Empty plates raise awareness of world hunger

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WFP MENA with the participating food bloggers and calligraphers, published posts of empty plates with beautiful art work by different calligraphers sending messages giving and caring. (WFP website)
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The WFP is the world's largest humanitarian agency fighting hunger worldwide. (WFP website)
Updated 08 February 2018
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Empty plates raise awareness of world hunger

JEDDAH: “Food for thought,” a collaboration between the Saudi Arabian company Cheil and the UN World Food Program (WFP), is using Instagram to spread its message via social media.
The campaign aims to spread awareness of hunger problems in the MENA region and to support the WFP in building a world with zero hunger by 2030.
It provides a strikingly different fare from the usual Instagram images, for instead of mouth-watering photos of delicious dishes, the campaign features empty plates.
The campaign enlisted 22 calligraphers from four continents and 28 food bloggers to draw attention to the world’s biggest solvable problem, hunger.
Images of empty plates came with messages such as: “Whoever you feed today, might feed you tomorrow,” “A little for you is a lot for them,” and “Hunger is understood in all languages.”
Although humans produce enough food to feed everyone, hunger kills more people each year than AIDS, malaria and tuberculosis combined, according to WFP, affecting the lives of 815 million people worldwide.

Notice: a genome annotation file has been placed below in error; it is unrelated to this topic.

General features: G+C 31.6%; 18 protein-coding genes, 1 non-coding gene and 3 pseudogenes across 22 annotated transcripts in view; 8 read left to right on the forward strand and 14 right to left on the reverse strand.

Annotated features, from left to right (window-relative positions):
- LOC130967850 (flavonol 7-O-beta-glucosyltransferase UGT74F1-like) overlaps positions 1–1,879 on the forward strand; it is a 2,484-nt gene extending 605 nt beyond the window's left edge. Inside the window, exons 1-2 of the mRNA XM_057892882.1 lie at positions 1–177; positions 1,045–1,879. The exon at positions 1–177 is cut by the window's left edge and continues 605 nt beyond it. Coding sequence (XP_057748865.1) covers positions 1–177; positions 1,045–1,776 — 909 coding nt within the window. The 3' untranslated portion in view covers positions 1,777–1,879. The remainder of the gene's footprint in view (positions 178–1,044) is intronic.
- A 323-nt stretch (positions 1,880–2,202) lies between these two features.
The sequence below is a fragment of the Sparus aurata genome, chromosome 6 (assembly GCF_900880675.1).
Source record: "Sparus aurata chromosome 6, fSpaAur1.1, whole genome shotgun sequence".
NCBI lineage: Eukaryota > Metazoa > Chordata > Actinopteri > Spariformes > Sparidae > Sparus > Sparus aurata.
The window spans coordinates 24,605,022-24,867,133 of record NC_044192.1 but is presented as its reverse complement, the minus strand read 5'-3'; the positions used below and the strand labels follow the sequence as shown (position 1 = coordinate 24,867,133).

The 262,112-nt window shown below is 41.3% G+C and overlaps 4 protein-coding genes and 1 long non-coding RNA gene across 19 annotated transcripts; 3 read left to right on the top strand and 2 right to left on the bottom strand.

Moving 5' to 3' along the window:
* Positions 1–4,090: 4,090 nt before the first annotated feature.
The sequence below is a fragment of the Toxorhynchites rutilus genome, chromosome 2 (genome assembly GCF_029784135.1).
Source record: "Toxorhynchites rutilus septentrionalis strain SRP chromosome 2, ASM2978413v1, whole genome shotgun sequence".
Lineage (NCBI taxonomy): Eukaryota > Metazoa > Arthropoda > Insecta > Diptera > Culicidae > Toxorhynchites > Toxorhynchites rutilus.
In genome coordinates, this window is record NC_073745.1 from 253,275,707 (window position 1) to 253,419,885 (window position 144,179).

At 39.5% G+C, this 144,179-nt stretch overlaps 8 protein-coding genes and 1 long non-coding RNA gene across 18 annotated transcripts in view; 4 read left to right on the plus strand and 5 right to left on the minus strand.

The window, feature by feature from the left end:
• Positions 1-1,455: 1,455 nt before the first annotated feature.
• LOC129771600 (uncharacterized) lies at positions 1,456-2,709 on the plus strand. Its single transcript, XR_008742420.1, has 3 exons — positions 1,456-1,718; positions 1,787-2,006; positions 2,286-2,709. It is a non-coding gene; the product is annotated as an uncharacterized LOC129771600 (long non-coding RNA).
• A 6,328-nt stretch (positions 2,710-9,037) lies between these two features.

Abrar Al-Ghamdi, who works for Cheil as a copywriter, told Arab News: “Instagram has become a food exhibition; people post so many photos of food every day, so we chose to launch the campaign on Instagram to remind people that hunger is still a global problem via engaging some the most-renowned regional food bloggers and their social media audiences.
“The feedback and responses the campaign received were more than our expectation; the posts were shared so many times. The WFP MENA number of followers doubled,” she added.
Eradicating hunger by 2030 is one of the 17 Global Goals for Sustainable Development to improve people’s lives.
The WFP is the world’s largest humanitarian agency fighting hunger worldwide, and has many projects in the Middle East. It provides cash and delivers food to millions of people in Yemen, Syria, and Iraq, as well as helping Syrian refugees in neighboring countries rebuild their lives.


Massive Saudi response overwhelms German musicians

German artists perform at Goethe-Institut in Riyadh on Tuesday night. (Photo/Supplied)
Updated 13 December 2018
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Massive Saudi response overwhelms German musicians

  • German Ambassador Jorg Ranau hosted a concert at his residence in the diplomatic quarter

RIYADH: German musicians on tour in Saudi Arabia said they were “astonished” by the response to their concerts.
The artists played six gigs over 10 days at multiple venues.
On Tuesday evening in Riyadh the Goethe-Institut hosted Birgit Erichson and Vasil Laghidze, who performed Schubert’s “Winter Journey.”
The lyrics, by Wilhelm Müller, were recited in German by Claudia Ziegeler and — in a world premiere — in Arabic by the Saudi poet Dr. Adel Khamees Alzhrani.
“We are astonished at how the audience in Riyadh and Jeddah responded,” said pianist Laghidze. “We got overwhelming support from music lovers. The audience here is very enthusiastic.”
On Monday German Ambassador Jorg Ranau hosted a concert at his residence in the diplomatic quarter.
Laghidze and cellist Erichson were joined by violinist Ulrich Beetz, with the trio delighting a national and international gathering with music from Haydn, Schubert and Dvorak.
An embassy press officer told Arab News the musicians were well-received amid “thunderous applause.”
The French Consul General El-Mostafa Mihraje hosted the trio’s performance of an all-Debussy concert, including the famous Clair de Lune, played under the stars.
Other venues for the visiting artists included the German diplomatic missions in Riyadh and Jeddah, the French Consulate General in Jeddah and the King Abdullah University of Science and Technology, a research institute in Thuwal.